However, at the address $9BEAthe level number is directly compared with the BCD's packed value $00A8. There is no search in the table for converting the BCD value to decimal, and this is an obvious error. For example, in the picture shown above, the level number should be compared with $12(18 in decimal), and not with 12. Therefore, if a player decides to start at level 17, then the level will actually go to 120 rows, because 18 is greater than 17.

The table shows the expected number of rows required for the transition at each initial level. It is compared with the fact that because of the bug is actually happening.

Начальный уровень0one23fourfive67eight9teneleven12131415sixteen1718nineteen
Ожидаемое количество рядовten20thirty405060708090100110120130140150160170180190200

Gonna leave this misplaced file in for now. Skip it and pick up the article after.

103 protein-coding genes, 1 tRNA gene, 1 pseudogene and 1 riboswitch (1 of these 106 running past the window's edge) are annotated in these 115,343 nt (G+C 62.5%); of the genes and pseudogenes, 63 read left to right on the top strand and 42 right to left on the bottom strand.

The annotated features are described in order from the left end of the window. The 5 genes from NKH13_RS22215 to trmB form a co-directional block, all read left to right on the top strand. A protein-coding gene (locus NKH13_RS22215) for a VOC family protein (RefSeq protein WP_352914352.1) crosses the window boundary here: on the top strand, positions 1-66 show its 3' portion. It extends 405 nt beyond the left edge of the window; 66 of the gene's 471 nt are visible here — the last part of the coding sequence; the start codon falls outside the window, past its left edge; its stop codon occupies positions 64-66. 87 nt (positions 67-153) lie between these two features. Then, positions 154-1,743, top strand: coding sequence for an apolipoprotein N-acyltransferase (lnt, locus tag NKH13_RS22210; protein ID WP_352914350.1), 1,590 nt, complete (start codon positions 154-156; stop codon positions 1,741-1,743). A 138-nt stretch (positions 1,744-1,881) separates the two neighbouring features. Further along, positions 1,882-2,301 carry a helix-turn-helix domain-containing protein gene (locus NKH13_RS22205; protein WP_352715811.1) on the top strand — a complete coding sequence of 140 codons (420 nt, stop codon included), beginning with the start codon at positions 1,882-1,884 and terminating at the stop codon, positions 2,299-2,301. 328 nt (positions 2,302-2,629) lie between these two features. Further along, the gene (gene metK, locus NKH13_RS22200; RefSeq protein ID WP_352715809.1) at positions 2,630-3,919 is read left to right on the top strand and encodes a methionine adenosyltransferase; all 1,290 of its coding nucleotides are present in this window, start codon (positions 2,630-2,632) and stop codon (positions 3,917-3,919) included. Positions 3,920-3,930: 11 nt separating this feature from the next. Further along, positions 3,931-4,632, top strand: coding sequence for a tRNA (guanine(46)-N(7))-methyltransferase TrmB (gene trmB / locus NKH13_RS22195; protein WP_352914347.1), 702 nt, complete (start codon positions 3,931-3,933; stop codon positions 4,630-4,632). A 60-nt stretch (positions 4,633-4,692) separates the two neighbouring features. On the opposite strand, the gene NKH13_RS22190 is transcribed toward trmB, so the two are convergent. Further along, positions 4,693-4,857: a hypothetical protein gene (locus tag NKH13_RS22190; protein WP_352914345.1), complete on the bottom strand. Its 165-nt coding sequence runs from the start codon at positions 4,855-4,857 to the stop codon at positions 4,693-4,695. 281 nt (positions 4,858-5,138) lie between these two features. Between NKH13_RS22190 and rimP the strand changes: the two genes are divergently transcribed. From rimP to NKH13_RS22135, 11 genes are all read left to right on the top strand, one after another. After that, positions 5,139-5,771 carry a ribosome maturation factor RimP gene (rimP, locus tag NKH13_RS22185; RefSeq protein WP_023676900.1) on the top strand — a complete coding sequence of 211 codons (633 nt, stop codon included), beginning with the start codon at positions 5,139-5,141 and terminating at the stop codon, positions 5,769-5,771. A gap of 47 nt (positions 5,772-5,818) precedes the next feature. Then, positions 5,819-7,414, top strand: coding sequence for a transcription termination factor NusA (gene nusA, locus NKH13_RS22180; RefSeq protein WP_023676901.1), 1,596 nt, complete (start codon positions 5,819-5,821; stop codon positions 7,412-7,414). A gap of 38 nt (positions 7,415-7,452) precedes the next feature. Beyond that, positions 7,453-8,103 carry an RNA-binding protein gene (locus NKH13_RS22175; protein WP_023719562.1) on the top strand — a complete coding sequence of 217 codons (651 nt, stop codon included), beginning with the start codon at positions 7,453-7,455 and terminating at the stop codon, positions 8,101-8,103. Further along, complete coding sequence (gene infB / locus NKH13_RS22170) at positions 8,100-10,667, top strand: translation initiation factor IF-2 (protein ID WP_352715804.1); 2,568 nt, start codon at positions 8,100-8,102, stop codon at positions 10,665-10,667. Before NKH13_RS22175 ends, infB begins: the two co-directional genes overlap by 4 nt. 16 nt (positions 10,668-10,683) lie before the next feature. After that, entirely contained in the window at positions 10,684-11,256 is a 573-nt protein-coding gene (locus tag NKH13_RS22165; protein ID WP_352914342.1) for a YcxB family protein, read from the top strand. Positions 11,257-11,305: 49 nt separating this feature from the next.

Количество рядов на самом делеten20thirty405060708090100100100100100100100110120130140

The expected number coincides with the true for the initial levels of 0–9. In fact, the coincidence for entry level 9 is random; 10–15 also moves to the next level with 100 rows, because it $10is 16 in decimal form. The largest difference between the expected and actual is 60 rows.

I suspect that the bug is related to design changes in the later stages of development. Look at the menu screen, which allows the player to choose the starting level.

There is no explanation of how to start with levels above 9. But in the Nintendo Tetris guide booklet this secret is revealed: